“How to Become a Pediatric Physical Therapist.” InnerBody, www.innerbody.com/careers-in-health/how-to-become-a-childrens-physical-therapist.html. Accessed 25 Apr. 2017.

“LokoHelp Engages Pediatric Physical Therapy Patients One Step at a Time.” Woodway, 12 Aug. 2016, www.woodway.com/blog/medical-industry/lokohelp-engages-pediatric-physical-therapy-patients-one-step-time. Accessed 26 Apr. 2017.

“Neurological Physical Therapy.” Franciscan Health, www.franciscanhealth.org/health-care-services/neurological-physical-therapy-255. Accessed 25 Apr. 2017.

“Orthopedic Physical Therapy Specialists in MA, NH & CT.” ProExPT | Orthopedic Physical Therapy Specialists | NH MA CT, www.proexpt.com/OrthopedicPhysicalTherapy. Accessed 25 Apr. 2017.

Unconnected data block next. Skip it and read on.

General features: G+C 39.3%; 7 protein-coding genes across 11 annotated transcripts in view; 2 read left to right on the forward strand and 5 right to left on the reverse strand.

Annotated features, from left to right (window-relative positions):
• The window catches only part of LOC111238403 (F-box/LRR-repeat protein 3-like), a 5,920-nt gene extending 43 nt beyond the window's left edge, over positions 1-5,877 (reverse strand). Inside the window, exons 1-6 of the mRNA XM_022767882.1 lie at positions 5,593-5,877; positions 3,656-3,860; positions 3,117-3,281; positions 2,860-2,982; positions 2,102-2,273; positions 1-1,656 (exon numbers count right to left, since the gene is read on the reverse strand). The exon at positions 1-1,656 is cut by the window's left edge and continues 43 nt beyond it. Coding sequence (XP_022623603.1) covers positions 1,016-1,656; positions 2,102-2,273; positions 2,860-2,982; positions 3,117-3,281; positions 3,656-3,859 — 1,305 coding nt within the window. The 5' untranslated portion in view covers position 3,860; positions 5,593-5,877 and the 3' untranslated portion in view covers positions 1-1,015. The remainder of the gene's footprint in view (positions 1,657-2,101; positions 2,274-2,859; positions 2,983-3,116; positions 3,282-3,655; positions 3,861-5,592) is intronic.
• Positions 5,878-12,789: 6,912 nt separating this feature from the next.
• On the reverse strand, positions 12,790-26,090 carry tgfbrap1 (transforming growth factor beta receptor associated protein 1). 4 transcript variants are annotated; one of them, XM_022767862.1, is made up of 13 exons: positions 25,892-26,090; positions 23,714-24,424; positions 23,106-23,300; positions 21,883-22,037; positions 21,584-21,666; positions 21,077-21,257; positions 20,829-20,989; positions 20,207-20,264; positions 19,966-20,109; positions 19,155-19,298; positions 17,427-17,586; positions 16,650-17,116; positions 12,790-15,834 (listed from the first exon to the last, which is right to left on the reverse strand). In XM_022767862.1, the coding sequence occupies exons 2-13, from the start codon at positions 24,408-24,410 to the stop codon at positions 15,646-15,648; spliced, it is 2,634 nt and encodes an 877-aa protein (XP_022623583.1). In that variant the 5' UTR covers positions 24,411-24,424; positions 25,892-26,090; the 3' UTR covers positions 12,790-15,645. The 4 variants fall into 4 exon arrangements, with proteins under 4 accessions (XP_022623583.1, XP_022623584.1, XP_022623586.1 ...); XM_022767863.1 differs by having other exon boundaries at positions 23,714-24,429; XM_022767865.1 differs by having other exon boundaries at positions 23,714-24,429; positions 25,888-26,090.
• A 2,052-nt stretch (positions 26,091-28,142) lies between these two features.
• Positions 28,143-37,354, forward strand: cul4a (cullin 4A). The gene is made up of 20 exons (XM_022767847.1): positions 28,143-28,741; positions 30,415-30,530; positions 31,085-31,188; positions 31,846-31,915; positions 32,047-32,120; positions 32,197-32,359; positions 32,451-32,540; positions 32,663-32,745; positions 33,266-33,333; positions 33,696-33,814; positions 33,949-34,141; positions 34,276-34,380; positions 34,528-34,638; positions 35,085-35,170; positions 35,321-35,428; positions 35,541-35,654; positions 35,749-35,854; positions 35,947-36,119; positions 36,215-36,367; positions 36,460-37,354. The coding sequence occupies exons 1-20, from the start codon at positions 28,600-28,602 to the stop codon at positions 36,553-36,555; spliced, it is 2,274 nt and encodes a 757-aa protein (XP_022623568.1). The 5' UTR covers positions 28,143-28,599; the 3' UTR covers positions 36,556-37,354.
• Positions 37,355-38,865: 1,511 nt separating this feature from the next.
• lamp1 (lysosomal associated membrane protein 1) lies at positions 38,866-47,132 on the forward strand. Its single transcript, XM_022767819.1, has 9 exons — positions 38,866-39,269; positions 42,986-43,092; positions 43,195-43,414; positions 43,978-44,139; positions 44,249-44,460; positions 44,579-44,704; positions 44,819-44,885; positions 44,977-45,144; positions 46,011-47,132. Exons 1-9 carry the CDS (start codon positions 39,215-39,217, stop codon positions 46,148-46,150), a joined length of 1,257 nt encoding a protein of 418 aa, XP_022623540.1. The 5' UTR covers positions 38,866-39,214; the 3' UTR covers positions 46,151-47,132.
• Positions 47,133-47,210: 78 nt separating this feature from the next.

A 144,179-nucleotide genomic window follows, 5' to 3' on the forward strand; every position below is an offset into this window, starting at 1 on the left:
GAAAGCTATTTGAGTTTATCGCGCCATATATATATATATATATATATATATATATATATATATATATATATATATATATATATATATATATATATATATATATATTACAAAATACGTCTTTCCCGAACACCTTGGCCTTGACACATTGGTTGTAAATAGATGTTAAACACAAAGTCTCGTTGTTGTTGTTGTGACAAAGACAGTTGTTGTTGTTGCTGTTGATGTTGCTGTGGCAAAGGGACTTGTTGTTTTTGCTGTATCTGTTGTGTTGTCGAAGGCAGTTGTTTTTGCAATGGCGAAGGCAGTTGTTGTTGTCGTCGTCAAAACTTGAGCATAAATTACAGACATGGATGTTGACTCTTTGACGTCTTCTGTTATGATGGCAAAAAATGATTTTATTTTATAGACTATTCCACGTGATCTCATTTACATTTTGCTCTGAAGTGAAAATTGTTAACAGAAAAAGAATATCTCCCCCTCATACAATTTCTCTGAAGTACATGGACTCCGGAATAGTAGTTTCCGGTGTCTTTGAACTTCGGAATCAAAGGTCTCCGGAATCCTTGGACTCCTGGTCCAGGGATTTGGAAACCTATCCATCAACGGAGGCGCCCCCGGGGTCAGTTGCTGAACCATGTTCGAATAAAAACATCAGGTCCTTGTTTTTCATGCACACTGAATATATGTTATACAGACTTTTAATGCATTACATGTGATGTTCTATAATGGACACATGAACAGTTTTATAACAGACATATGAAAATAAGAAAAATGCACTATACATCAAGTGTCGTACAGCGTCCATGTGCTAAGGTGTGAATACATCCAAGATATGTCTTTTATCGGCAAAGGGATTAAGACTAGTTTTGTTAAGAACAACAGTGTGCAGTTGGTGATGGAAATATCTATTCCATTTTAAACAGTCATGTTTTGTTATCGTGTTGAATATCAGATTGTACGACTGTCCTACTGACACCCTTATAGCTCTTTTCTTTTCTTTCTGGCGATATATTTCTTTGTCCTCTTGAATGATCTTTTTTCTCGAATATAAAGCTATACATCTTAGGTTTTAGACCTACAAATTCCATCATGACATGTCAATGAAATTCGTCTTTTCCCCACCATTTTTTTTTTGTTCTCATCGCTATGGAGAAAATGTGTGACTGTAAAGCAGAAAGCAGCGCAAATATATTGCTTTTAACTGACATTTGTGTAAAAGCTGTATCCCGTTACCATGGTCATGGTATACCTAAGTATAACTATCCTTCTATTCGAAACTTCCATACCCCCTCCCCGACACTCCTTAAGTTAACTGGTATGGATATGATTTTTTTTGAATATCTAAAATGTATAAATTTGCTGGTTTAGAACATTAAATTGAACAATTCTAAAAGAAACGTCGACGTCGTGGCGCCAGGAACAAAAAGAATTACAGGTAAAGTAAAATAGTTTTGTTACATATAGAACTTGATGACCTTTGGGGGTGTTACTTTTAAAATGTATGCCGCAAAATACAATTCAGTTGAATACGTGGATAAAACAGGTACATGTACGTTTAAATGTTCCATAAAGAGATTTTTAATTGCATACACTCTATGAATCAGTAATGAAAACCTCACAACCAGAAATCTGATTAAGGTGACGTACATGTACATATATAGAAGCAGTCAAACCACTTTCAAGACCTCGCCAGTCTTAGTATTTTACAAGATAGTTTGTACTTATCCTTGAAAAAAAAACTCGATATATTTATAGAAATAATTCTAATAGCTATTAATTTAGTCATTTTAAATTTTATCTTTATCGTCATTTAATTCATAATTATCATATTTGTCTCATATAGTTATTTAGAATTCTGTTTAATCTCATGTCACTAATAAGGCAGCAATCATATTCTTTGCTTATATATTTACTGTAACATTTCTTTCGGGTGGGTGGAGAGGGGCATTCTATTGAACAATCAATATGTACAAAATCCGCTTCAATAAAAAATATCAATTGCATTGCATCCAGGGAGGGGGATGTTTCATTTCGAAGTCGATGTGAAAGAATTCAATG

“Pediatric Physical Therapist: Job Description and Requirements.” Study.com, study.com/articles/Pediatric_Physical_Therapist_Job_Description_and_Requirements.html. Accessed 25 Apr. 2017.

“Practice Areas.” American Physical Therapy Association, 22 Jan. 2016, www.moveforwardpt.com/forhealthcareprofessionals/detail/practice-areas. Accessed 25 Apr. 2017.

“What Is a Neurologic Physical Therapist.” What Is a Neurologic Physical Therapist, www.neuropt.org/consumer-info/what-is-a-neurologic-physical-therapist. Accessed 28 Apr. 2017.

“What Is Neurological Rehabilitation?” Johns Hopkins Medicine Health Library, www.hopkinsmedicine.org/healthlibrary/conditions/physical_medicine_and_rehabilitation/neurological_rehabilitation_85,P01163/. Accessed 25 Apr. 2017.